A comparison of methods for the measurement of CO2 and CH4 emissions from surface water reservoirs: Results from an international workshop held at Three Gorges Dam, June 2012
Fluxes of carbon dioxide (CO2) and methane (CH4) from hydroelectric and water supply reservoirs are receiving increasing attention around the world with a number of research groups having undertaken measurements of these emissions across a range of lakes and reservoirs located in different climates and landscapes. The use of floating chambers (aka flux chambers) is the most common technique for direct measurement of these fluxes. However, the relative performance of different measurement systems, especially different chamber designs, is not well documented. We report the results of an international workshop held in June 2012 at Three Gorges Dam, China, to compare measurements performed by four groups with extensive chamber monitoring experience: the Chinese Academy of Science (China), CSIRO (Australia), SINTEF (Norway), Hydro-Québec/Environnement Illimité (Canada). A fifth group, Eawag (Switzerland), performed hydroacoustic surveys to detect ebullition in the water column. We recommend CH4 as a more suitable trace gas for comparing methodologies due to its relative stability in the surface layer of the water column, for example, it is not subject to significant diurnal changes due to photosynthesis and respiration. Measured fluxes agreed to within 20% between the four teams suggesting that the shape and dimensions of the floating chambers and the chamber gas flow rates (i.e., chamber residence time) did not have an appreciable systematic effect on the measured fluxes for the relatively low wind speeds prevalent at the reservoir. The CO2 and CH4 fluxes measured during the workshop agree well with previous measurements in Three Gorges Reservoir.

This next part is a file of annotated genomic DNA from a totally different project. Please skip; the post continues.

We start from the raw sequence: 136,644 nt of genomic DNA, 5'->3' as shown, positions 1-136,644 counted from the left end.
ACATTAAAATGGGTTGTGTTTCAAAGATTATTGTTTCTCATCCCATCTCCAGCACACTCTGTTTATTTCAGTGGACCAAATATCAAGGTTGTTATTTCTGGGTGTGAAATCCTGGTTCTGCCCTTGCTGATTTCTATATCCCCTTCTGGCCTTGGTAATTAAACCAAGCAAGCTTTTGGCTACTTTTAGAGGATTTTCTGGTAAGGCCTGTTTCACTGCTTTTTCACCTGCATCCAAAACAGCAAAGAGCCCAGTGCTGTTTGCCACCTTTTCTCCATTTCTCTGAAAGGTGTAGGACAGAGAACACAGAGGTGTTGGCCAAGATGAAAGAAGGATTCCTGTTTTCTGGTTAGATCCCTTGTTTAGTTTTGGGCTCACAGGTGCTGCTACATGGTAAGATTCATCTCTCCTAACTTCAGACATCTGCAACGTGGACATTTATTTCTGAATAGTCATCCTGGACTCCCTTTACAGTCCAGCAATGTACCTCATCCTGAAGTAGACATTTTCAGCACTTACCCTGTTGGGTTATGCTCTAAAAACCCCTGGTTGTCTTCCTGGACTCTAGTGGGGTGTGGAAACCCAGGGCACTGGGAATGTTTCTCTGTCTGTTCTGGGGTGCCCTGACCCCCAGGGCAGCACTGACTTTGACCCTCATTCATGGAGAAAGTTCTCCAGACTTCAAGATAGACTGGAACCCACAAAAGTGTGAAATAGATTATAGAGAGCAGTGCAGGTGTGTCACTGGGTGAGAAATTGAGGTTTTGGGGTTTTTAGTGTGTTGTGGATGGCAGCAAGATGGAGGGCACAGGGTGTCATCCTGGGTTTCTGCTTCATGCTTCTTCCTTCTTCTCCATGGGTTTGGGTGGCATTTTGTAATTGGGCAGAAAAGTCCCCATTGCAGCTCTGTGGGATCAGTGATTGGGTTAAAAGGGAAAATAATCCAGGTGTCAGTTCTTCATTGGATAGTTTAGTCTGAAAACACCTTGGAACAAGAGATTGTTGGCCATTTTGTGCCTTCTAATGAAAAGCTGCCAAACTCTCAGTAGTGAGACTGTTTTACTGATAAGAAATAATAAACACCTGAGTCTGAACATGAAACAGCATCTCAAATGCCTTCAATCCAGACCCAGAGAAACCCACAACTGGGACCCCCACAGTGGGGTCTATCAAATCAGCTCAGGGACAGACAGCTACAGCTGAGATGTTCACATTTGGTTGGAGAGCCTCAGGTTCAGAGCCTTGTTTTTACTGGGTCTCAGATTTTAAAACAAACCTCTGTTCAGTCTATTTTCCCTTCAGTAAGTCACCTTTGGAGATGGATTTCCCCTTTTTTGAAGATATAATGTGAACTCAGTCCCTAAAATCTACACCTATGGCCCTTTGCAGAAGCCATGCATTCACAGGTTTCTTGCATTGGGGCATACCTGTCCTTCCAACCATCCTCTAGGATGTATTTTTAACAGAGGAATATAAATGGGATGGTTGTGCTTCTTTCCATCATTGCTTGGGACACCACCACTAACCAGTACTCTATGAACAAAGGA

- SINTEF Energy Research / Energisystemer
- SINTEF Ocean / Climate and Environment
Limnology and Oceanography : Methods
American Society of Limnology and Oceanography
15 - 29